Kaneb bought a controlling interest in Gulf Oil and tripled its sales to US$4.6 billion before selling it in 2005. The Kaneb family acquired HP Hood LLC in 1995 and increased its annual sales from US$600 million to about US$2.3 billion. Kaneb is also part owner of the Boston Red Sox; Hood blimps are often seen over home games.
Positions and appointments:
Besides his business work Kaneb is a Trustee Emeritus of the University of Notre Dame. He is also an Emeritus Trustee of the Massachusetts General Hospital and Emeritus Trustee and former Chairman of the Board of McLean Hospital. He has worked on other boards and groups including the Board of Fellows of the Harvard Medical School. He was appointed by President George W. Bush to serve on the National Prison Rape Elimination Commission in 2004.He is currently the vice-chair of that commission.
Kaneb is also Vice Chair Emeritus of the Finance Council, Chairman of the Clergy Funds Board and Vice Chair of the Catholic Schools Council of the Roman Catholic Archdiocese of Boston. He served as Trustee Emeritus and Finance Committee Chair at Partners Healthcare from 1994-2000. Kaneb is a member of Harvard University's Executive Committee on University Resources.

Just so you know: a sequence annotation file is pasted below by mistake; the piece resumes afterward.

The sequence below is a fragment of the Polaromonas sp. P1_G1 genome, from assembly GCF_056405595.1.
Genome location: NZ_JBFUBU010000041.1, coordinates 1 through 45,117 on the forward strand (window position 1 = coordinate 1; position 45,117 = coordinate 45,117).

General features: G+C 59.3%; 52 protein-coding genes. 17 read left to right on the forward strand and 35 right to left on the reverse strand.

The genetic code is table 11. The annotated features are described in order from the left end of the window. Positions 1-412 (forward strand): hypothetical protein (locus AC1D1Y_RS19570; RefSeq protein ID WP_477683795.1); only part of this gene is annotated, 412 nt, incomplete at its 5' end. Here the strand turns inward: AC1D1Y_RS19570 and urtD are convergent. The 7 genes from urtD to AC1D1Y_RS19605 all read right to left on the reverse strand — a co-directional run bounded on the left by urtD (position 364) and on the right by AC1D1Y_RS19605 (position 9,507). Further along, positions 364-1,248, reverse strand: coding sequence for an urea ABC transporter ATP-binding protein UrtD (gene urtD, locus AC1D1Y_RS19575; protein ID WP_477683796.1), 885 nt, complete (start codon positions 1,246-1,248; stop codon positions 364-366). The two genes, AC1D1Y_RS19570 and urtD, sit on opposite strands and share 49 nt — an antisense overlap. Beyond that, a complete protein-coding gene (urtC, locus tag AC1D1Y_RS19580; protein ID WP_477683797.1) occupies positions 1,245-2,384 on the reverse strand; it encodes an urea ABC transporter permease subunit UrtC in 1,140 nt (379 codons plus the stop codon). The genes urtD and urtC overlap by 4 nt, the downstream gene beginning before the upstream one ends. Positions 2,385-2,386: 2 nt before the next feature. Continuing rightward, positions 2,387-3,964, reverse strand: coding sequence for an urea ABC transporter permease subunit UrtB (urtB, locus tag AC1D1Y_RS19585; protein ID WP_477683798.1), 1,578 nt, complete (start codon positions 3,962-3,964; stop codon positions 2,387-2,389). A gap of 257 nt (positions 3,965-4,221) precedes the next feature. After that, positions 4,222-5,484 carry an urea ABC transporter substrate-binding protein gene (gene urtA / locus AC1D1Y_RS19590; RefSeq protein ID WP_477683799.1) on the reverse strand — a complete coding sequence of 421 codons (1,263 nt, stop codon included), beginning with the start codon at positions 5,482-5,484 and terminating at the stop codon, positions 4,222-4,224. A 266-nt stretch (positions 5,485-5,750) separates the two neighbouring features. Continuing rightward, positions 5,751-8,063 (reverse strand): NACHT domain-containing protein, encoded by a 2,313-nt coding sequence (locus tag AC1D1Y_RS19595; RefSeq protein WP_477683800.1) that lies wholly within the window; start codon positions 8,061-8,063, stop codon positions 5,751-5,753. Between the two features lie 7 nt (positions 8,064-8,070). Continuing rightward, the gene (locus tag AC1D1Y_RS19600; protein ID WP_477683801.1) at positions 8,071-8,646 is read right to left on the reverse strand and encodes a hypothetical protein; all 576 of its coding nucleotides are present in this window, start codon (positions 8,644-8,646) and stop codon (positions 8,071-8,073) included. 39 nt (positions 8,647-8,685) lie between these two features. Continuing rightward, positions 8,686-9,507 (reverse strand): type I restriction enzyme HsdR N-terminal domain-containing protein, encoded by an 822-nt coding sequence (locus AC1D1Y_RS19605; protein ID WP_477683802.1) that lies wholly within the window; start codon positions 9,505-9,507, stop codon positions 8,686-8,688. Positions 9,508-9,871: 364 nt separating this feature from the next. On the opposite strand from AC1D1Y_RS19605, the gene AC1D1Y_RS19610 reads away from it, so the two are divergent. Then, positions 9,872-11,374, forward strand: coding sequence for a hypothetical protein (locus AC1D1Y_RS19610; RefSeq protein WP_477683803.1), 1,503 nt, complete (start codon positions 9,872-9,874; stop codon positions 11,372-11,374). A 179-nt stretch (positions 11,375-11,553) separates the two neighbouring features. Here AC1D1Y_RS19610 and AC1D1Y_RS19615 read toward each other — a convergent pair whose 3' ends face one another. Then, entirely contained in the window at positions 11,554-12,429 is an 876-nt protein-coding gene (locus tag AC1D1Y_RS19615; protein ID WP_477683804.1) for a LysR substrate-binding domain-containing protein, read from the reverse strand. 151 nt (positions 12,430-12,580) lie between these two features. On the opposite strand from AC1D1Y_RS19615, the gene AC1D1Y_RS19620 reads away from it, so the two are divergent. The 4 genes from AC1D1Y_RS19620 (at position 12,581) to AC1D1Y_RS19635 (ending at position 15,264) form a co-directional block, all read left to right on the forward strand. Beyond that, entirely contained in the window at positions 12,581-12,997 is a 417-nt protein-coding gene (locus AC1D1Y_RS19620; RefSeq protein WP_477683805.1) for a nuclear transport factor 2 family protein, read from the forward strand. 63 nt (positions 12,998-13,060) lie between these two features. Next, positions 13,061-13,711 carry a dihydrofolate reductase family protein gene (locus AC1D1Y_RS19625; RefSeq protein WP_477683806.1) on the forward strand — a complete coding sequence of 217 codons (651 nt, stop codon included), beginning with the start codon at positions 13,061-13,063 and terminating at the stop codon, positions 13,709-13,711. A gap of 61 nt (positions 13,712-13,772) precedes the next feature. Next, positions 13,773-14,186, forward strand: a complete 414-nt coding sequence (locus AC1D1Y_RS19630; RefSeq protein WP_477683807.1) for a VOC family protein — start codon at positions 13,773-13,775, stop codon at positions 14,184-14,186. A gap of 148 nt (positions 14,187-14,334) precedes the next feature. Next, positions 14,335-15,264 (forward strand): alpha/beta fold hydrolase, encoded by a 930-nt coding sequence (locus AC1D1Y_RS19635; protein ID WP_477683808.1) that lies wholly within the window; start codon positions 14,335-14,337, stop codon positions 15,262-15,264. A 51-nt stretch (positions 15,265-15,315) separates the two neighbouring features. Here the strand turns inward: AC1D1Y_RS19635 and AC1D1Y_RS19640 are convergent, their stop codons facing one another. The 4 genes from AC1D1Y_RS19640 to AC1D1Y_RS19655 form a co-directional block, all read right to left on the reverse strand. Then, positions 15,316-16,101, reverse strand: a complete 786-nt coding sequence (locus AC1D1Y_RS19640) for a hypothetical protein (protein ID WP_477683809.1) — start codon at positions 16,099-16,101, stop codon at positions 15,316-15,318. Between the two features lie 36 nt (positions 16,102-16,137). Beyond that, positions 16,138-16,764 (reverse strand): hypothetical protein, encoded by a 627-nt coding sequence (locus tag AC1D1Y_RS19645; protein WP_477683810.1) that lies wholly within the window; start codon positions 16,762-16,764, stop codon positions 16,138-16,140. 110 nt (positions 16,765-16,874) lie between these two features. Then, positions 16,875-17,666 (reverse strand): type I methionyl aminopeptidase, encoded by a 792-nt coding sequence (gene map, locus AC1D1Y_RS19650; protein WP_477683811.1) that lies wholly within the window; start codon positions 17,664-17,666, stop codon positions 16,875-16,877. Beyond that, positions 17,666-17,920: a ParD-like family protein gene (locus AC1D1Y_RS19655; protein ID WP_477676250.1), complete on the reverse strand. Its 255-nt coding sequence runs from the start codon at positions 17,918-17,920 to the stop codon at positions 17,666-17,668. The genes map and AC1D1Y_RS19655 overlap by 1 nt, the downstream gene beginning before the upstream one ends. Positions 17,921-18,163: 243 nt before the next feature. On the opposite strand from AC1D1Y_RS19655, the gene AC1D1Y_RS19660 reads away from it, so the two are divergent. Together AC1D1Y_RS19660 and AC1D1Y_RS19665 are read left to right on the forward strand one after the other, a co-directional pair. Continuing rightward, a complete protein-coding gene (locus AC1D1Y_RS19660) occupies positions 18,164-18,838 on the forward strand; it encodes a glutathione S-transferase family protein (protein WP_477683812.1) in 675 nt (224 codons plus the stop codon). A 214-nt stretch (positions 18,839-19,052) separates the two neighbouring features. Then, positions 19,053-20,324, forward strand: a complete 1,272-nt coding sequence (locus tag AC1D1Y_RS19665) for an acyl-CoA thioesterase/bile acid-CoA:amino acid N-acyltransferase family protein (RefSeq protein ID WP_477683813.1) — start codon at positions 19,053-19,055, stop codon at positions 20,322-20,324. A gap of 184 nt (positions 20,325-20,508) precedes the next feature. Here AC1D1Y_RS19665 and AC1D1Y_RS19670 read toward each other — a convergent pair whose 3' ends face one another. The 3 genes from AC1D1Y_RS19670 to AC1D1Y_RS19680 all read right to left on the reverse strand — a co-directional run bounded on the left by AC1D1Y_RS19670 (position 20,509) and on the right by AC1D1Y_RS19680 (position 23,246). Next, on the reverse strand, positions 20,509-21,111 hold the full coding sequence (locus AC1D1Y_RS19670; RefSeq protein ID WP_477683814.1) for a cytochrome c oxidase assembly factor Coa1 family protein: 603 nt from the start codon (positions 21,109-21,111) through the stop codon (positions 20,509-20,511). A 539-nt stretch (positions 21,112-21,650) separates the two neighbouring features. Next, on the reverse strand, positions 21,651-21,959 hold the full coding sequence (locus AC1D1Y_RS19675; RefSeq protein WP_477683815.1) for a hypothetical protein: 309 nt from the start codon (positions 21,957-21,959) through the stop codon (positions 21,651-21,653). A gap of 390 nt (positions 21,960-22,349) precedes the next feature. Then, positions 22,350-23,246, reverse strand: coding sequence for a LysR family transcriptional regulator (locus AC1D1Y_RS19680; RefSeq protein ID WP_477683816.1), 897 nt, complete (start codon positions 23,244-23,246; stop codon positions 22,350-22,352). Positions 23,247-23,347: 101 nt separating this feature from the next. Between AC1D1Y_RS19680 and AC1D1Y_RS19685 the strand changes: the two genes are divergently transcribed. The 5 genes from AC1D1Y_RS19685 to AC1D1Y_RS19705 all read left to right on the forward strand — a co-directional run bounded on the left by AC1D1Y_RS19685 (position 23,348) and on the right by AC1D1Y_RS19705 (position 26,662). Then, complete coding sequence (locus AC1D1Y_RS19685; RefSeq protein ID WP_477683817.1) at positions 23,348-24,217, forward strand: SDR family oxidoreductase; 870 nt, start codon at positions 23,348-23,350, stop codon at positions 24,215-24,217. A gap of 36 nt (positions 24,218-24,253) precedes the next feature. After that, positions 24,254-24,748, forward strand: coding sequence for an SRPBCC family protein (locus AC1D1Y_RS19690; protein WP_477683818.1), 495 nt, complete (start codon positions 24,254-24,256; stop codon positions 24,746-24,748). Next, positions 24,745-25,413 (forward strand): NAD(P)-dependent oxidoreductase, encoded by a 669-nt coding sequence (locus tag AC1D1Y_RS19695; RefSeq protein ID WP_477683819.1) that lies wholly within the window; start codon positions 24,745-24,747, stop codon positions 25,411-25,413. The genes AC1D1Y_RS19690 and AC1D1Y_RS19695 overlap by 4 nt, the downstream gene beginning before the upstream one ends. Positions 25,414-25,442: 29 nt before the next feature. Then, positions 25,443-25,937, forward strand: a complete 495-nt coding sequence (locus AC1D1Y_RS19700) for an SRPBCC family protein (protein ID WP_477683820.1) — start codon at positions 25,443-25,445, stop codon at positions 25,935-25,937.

John Michael Cryan (born 16 December 1960) is a British businessman and co-chief executive of Deutsche Bank AG in Frankfurt am Main, since 1 July 2015.
John Michael Cryan was born in Harrogate on 16 December 1960. He is a graduate of the University of Cambridge.
Cryan worked for Arthur Andersen and then joined S.G. Warburg in London in 1987, before he was appointed group chief financial officer at UBS AG in September 2008. Cryan was head of UBS's financial institutions group. In the autumn of 2008, he advised the UBS Board of Directors and the Group Executive Board on the financial crisis.
In 2011 Cryan left UBS for personal reasons. In January 2012, he joined Singapore's investment company Temasek as president for Europe.
He is a non-executive director of Man Group since January 2015.
Cryan was appointed co-chief executive officer of Deutsche Bank in June 2015. He will share the position with Jürgen Fitschen until May 2016.